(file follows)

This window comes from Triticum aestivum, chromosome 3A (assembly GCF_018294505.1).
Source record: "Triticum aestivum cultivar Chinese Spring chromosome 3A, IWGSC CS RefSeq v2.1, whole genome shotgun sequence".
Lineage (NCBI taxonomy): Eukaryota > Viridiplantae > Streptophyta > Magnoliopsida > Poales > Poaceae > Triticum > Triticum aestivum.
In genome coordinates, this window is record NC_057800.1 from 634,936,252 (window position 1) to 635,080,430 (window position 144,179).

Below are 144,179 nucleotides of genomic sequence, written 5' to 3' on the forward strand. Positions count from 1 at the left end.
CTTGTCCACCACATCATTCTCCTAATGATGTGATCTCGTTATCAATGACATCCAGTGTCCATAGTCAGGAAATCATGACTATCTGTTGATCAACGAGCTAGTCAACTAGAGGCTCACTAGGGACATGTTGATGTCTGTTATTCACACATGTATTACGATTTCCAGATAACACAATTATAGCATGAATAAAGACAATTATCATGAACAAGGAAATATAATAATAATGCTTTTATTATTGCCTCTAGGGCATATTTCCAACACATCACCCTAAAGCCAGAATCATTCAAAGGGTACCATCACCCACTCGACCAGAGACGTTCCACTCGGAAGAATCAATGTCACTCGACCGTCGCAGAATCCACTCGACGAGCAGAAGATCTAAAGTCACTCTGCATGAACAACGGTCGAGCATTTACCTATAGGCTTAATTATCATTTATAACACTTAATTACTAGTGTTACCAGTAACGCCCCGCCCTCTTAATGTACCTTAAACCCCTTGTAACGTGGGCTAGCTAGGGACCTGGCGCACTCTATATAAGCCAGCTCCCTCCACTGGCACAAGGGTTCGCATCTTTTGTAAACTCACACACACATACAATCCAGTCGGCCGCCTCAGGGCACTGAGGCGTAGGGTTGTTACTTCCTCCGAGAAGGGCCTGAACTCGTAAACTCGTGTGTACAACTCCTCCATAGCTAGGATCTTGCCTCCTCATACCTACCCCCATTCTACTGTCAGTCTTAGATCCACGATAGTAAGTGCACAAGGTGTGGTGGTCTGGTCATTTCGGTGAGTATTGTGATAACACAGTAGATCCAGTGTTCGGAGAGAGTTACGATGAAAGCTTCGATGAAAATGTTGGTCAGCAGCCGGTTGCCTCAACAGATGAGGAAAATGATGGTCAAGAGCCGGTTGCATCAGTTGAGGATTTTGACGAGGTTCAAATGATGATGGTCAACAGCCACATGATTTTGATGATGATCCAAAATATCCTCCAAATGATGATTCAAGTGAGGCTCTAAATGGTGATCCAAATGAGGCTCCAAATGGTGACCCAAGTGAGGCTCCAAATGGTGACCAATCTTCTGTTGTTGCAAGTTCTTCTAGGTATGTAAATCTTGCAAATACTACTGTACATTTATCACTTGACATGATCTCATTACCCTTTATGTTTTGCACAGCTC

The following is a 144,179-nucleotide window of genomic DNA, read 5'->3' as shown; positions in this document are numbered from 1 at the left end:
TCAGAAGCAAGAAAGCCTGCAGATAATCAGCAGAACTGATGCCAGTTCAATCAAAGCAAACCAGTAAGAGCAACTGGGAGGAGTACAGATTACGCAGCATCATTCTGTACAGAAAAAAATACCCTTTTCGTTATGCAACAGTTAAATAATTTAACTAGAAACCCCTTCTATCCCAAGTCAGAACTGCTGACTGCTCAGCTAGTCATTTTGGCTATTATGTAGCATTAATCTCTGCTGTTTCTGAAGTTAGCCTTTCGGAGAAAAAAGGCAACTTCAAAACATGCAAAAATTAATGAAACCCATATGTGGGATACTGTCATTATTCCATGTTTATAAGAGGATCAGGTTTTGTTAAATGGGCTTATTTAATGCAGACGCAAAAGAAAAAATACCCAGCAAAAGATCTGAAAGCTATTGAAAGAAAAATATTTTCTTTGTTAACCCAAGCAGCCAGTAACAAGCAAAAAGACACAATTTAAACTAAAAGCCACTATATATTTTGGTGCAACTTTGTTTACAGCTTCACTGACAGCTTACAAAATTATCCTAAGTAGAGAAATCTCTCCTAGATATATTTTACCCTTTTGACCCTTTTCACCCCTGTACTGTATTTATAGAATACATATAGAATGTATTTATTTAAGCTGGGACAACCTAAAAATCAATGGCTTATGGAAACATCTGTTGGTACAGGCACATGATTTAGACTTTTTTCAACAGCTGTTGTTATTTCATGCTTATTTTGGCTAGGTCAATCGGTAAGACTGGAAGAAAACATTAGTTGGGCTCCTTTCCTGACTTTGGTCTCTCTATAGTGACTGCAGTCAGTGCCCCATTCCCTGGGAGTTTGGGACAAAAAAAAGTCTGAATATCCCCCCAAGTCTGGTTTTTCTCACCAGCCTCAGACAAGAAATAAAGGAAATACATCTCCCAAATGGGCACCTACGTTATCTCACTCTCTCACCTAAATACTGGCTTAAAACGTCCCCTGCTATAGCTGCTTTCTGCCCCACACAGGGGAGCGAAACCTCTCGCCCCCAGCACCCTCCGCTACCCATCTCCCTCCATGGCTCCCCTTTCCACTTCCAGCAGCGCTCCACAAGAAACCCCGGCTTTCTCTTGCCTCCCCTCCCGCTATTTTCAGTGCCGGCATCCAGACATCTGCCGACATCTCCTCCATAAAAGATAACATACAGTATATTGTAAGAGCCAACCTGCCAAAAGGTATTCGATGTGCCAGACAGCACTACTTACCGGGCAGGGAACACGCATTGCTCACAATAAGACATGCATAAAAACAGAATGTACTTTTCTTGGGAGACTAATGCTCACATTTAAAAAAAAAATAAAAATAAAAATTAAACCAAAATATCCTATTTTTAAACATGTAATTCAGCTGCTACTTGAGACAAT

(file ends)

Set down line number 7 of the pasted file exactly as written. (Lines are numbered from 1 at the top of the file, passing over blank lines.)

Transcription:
The following is a 144,179-nucleotide window of genomic DNA, read 5'->3' as shown; positions in this document are numbered from 1 at the left end: